Backward, ho: Another ruling against Ambassador Bridge company

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The Detroit International Bridge Company is losing ground in its attempt to build a new span next to the Ambassador Bridge.

And when we say “losing ground,” we mean that literally.

Readers of this rag know that we’ve been saying for years that the DIBC was illegally occupying a 150-foot-wide swath of public land at  Riverside Park in southwest Detroit.

It’s not just us who’ve made this claim. The city itself declared that the DIBC was squatting on public property way back in November 2008, when it first filed suit in 36th District Court.

The judge who originally heard that case, the late Beverly Hayes-Sipes, after considering the matter for nearly a year, eventually ruled in favor of the city and gave the bridge company 90 days to tear a fence it erected shortly after 9-11.

And the company, following what we see as standard operating procedure whenever it loses a court case at any level, appealed the decision.

From the outset, the company has been declaring to anyone who would listen that the chain-link fence was needed to protect the bridge from terrorists intent on hurting America. Blow up this vital trade crossing and the economic consequences would  indeed be severe.

As true as that may be, we’ve been adamant in our contention that the bridge company’s claims about the fence being necessary to protect this important asset amount to a massive pile of horse dung. Among other things, we pointed out that there is no equivalent fence on the side of the bridge opposite Riverside Park. In fact, to prove our point, we took a video back to prove there was nothing standing in the way of anyone who wants to get up under the bridge when approaching from its east (downtown) side.

The real reason that company needed to lay claim to that land has to do with the  new bridge it wants to build. To do that, the agency in charge of issuing the necessary permit, has said it won’t even consider allowing the project to go forward until the  bridge company proves it controls all the property required to construct the span.

And so the company continued to falsely claim the fence was there for security reasons. It also made a bunch of other dubious claims while it succeeded in tying the matter up in court for years after Hayes-Sipes made her ruling.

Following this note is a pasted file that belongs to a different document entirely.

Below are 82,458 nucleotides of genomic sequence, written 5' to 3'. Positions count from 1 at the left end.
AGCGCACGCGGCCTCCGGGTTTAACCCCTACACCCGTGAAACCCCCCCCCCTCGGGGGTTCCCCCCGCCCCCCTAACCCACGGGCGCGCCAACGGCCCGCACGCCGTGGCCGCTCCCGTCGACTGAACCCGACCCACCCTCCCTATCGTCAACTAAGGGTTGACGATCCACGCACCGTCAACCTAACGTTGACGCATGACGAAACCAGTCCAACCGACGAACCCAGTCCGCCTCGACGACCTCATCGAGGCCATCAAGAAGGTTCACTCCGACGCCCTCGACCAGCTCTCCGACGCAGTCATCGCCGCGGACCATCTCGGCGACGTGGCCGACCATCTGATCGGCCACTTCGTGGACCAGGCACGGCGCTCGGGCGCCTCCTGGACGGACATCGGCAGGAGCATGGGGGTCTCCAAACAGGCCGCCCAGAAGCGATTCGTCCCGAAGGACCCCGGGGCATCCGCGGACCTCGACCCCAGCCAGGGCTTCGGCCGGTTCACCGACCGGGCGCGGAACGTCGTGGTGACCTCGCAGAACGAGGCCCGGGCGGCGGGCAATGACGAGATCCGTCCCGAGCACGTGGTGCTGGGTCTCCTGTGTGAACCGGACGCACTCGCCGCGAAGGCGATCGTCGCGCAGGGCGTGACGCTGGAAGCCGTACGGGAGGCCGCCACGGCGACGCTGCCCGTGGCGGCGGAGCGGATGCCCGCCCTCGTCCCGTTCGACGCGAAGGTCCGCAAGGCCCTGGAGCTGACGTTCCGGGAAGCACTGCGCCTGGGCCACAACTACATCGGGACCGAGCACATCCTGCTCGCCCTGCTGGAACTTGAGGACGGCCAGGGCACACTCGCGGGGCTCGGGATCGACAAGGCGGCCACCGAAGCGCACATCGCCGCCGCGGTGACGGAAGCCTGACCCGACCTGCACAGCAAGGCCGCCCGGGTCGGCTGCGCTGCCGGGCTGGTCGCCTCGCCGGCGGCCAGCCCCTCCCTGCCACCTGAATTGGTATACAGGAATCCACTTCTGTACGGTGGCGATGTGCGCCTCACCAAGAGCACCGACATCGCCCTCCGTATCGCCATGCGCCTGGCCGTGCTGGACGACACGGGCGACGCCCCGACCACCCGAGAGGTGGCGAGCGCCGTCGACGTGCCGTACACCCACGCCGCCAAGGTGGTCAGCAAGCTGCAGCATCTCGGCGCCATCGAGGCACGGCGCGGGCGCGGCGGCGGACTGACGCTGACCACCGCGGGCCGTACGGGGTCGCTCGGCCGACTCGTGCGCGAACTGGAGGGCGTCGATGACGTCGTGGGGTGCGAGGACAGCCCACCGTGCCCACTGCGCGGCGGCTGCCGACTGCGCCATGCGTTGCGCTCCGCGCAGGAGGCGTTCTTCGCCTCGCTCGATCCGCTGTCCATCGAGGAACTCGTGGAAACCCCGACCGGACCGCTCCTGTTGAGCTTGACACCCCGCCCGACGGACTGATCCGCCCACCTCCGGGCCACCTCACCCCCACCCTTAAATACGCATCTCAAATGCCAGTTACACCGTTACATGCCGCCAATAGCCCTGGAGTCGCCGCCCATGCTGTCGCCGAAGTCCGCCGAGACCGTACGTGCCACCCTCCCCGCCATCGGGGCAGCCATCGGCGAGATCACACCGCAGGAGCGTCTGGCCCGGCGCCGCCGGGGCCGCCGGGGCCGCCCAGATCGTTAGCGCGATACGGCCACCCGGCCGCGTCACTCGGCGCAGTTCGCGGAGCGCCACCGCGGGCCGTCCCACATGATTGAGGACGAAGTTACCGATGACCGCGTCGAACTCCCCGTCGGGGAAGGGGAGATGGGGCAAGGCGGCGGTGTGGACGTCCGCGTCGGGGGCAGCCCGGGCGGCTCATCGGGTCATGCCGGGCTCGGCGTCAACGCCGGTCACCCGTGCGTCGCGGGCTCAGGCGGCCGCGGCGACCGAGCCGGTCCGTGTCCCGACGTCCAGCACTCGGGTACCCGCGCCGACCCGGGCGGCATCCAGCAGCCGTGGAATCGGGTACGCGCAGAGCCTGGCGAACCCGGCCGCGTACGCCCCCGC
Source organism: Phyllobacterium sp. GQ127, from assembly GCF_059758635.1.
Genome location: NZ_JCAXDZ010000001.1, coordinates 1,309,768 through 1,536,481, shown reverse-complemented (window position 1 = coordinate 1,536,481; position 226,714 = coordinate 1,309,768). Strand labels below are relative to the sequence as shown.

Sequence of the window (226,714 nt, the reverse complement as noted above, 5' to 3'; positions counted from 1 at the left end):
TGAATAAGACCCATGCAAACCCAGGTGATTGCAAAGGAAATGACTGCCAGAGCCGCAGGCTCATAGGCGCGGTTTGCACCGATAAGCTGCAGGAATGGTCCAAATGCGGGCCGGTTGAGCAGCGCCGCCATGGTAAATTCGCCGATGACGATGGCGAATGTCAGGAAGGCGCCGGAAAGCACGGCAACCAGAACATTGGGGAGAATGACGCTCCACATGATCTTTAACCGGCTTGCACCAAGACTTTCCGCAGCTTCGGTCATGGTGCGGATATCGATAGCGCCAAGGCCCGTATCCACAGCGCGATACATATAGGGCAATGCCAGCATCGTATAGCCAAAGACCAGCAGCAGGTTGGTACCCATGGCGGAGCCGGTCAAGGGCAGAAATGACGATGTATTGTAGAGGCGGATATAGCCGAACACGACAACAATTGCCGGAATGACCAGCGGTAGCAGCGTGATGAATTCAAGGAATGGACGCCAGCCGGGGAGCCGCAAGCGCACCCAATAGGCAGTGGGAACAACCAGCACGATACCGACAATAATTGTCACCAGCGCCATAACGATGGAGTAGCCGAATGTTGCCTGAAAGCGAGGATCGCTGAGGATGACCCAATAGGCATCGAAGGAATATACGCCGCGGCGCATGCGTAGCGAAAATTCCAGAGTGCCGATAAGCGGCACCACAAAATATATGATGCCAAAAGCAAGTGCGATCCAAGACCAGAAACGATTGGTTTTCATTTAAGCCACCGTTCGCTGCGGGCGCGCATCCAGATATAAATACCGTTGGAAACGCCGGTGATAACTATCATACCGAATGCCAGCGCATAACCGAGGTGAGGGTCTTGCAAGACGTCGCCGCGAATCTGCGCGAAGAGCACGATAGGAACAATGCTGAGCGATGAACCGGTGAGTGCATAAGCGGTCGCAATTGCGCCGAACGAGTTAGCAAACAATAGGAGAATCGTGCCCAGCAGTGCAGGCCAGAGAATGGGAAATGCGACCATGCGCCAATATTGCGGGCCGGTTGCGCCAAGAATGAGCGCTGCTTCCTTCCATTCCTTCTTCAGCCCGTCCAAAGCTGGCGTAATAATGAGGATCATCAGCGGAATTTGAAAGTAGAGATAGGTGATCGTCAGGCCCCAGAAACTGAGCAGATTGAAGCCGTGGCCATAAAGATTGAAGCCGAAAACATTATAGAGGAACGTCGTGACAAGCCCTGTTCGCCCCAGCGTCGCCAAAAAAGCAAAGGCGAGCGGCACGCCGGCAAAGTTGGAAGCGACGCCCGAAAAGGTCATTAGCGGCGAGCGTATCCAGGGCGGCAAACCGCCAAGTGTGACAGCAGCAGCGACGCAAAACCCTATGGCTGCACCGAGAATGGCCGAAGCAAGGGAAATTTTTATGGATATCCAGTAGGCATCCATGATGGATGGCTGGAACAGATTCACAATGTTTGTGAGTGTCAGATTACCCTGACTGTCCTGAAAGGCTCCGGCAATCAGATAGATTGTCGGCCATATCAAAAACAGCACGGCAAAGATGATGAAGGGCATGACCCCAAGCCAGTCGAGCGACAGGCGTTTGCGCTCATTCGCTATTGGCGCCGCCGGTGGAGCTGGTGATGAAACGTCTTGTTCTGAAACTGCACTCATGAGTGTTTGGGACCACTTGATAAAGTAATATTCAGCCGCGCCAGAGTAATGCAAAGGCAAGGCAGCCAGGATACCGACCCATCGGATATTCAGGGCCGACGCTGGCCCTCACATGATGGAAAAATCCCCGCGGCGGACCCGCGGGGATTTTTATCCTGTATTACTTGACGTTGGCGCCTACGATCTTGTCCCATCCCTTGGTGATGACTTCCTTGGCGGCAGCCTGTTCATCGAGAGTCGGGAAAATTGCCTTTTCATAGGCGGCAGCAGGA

Lat summer, residents of southwest Detroit  boiled over with anger at all the  delaying tactics and took matters into their own hands, tearing down a portion of the fence that so offended them. However, the last we looked, a portion of parkland remains illegally fenced off.

Now, after much delay, Wayne County Circuit Court Judge Kathleen Macdonald, has finally made her ruling. The bottom line of her written opinion issued Feb. 3 is this:

“DIBC is occupying the Buffer Zone despite the City’s wishes. Although it has put forth  many arguments, DIBC has failed to meet its burden, because it has not suggested any genuine issue of material fact.”

We asked the  bridge company’s PR folks if they had any reaction to the ruling, and if there are any plans to appeal. We’re still waiting to hear back.

But if we had to bet the house, we’d wager that there’s going to be an appeal.

With the bridge company, there is always an appeal, even when, as is the case here, they have no legitimate legal leg to stand on. Just keep fighting, and tying things up in court, no matter what.

However, with the company, having come out on the losing side of repeated rulings in the Gateway lawsuit brought by the Michigan Department of Transportation,  finally agreeing to tear down the “ramp to nowhere” that was designed to put traffic on the hoped-for new bridge, it really is moving in reverse.

The ramp is going to be gone and there isn’t even the fig-leaf of a claim that it has any right to do anything with the Riverside Park land. All of which only makes stronger the contention that a new publicly owned bridge needs to be built downstream. Because as it looks now, with Canada fiercely opposed to a second Ambassador span, the vision of a new Moroun bridge is growing more and more distant instead of getting closer.

In the meantime, we hope that John Nader and Eric Gaabo, — the attorneys for the city who have endured this long slog of litigation —  have kept a bottle of champagne on ice somewhere, waiting to be uncorked.

Given the years of hard work that went into defending the rights of taxpayers on this issue, the two lawyers — along with the city’s residents — should celebrate this victory.

It’s a big one.

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